Grado GT220 review: great audio quality and compact size makes a true wireless winner

They’re not without their shortcomings and they certainly don’t come cheap, but as far as pure sound quality goes the Grado GT220 have nothing to apologise for

T3 Platinum Award
Grado GT220
(Image credit: Grado)
T3 Verdict

Other similarly priced true wireless in-ear will do more for you, no doubt about it. Some include active noise-cancellation, most have a control app within which you can fiddle with EQ settings, and some leave onlookers in no doubt as to how much money you’ve spent. But none have the sonic poise, fidelity or simple musicality to equal that of these Grados.

Reasons to buy
  • +

    Thrillingly informative and complete sound

  • +

    Light and (eventually) comfortable

  • +

    Decent battery life

Reasons to avoid
  • -

    No active noise-cancelling

  • -

    No control app

  • -

    Can be awkward to position

The Grado GT220 review in a sentence: if you were concerned about whether Grado’s acknowledged mastery of over-ear headphones could translate to a pair of true wireless in-ears, you can relax. Something so small never sounded so mighty.

There are a growing number of really good-sounding, best true wireless earbuds from prestige brands but Grado has pulled off the unusual extra achievement of making great-sounding buds that are as small as cheap buds. Although, alas, like many good things, these are not especially cheap.

Grado GT220

(Image credit: Grado)

Grado GT220: price and battery life

The Grado GT220 are on sale now, and sell in the UK for £250. In the United States, where Grado is based and where the GT220 (like all its headphones) are built, the price is a marginally more competitive $259. Pricing in the Eurozone is yet to be confirmed, but our best guess is €279 or thereabouts.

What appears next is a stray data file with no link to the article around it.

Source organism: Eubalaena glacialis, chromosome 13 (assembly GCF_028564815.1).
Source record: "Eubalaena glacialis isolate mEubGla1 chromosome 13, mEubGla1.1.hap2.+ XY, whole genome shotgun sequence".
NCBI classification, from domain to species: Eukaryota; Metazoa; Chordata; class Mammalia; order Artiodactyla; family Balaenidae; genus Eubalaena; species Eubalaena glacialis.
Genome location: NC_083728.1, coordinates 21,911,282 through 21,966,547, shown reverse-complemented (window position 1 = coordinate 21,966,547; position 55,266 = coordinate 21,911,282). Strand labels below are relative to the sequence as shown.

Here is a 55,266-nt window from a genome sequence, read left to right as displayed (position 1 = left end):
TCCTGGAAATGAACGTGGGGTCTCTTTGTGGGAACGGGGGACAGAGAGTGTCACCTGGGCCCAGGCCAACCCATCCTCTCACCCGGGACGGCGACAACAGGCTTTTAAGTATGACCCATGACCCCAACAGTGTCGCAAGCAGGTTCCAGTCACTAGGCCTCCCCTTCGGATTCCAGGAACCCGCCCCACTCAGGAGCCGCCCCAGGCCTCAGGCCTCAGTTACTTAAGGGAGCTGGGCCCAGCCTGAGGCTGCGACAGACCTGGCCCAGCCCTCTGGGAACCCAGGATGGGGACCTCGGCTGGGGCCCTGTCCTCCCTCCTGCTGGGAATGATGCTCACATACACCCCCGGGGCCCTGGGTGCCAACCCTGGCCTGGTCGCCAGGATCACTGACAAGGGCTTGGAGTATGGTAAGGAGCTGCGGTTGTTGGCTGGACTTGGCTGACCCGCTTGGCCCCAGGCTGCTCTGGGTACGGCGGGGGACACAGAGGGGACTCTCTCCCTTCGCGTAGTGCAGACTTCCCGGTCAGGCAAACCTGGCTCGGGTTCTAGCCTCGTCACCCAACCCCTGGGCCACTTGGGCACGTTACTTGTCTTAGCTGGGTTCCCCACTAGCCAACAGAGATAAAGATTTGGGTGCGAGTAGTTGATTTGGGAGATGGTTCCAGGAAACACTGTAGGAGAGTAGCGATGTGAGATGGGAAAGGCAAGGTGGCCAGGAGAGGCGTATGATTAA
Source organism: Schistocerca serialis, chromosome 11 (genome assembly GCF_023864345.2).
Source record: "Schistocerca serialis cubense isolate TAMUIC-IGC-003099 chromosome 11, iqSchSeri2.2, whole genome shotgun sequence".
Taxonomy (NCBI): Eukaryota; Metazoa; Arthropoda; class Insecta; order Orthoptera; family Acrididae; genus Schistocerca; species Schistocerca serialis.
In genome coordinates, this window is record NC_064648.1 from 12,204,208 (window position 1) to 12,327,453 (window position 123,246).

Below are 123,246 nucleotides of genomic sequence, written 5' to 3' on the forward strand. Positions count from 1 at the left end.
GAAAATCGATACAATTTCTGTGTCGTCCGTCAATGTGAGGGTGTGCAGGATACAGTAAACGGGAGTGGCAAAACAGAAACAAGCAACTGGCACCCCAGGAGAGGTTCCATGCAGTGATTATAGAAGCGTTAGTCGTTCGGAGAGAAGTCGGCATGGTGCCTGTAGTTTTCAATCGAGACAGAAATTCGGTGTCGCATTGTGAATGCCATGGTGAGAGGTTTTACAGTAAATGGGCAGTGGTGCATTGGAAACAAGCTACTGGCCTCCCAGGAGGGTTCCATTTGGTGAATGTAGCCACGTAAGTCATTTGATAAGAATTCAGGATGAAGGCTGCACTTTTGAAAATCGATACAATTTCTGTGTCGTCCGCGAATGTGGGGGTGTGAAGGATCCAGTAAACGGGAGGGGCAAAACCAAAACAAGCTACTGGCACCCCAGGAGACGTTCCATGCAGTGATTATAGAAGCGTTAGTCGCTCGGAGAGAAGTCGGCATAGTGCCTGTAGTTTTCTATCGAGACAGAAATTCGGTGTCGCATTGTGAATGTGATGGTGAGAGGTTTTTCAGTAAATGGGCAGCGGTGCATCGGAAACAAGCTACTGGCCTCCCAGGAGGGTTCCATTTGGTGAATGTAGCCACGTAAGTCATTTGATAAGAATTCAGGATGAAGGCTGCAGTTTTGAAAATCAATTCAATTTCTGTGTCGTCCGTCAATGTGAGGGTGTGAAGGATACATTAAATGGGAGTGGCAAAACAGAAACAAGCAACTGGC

At the very least, that money buys competitive battery life. The earbuds themselves can hold six hours of charge, and the charging case (which is Qi-compatible, and can be wirelessly charged from any Qi-certfied pad - from ‘flat’ to ‘full’ takes around two hours) carries a further five charges. So as long as you don’t listen at oppressive volume the entire time, the GT220 should be good for around 36 hours of playback between charges. More than enough, in other words, to get you where you’re going. 

Grado GT220

(Image credit: Grado)

Grado GT220: build quality and design

Anyone familiar with Grado’s extensive (and, without exception, very well-regarded) range of over-ear headphones will know that ‘design’ is not really something that happens to them. Form slavishly follows function where Grado headphones are concerned, and the same is just as true of the GT220.

Consequently, these earbuds are small by prevailing standards, light (at just 5g each) and are slightly trickier to get securely in position than they really should be. They’re supplied with a selection of eartips of varying sizes, but Grado’s insistence that the ‘twist and lock’ fitting action delivers the perfect fit in an instant is just slightly wide of the mark. Persist, though, and a snug, secure fit that provides a degree of passive noise-cancellation can be achieved.

There’s quite a large capacitive touch-surface on each earbud - it’s almost the exact size and shape of the bold ‘G’ logo that illuminates in different colours depending on what the GT220 are doing. Touch control is comprehensive, covering off ‘volume up/down’, ‘skip forwards/backwards’, ‘play/pause’, ‘answer/reject/end call’ and ‘summon voice assistant’. Siri and Google Assistant are both available here, and a mic in each earbud ensures crisp call quality and unequivocal voice assistant interaction.

Both the charging case (which is a reasonably trifling 42g) and the earbuds look and feel completely prosaic - which is to say they don’t really shout “I cost £250!”. No doubt the anonymity of the looks will appeal to some folks more than the rather ostentatious alternatives from the likes of Bose, Sennheiser and Sony - but if you’re ‘perceived value’ means a lot to you, you’re going to have to peer quite hard to perceive any here.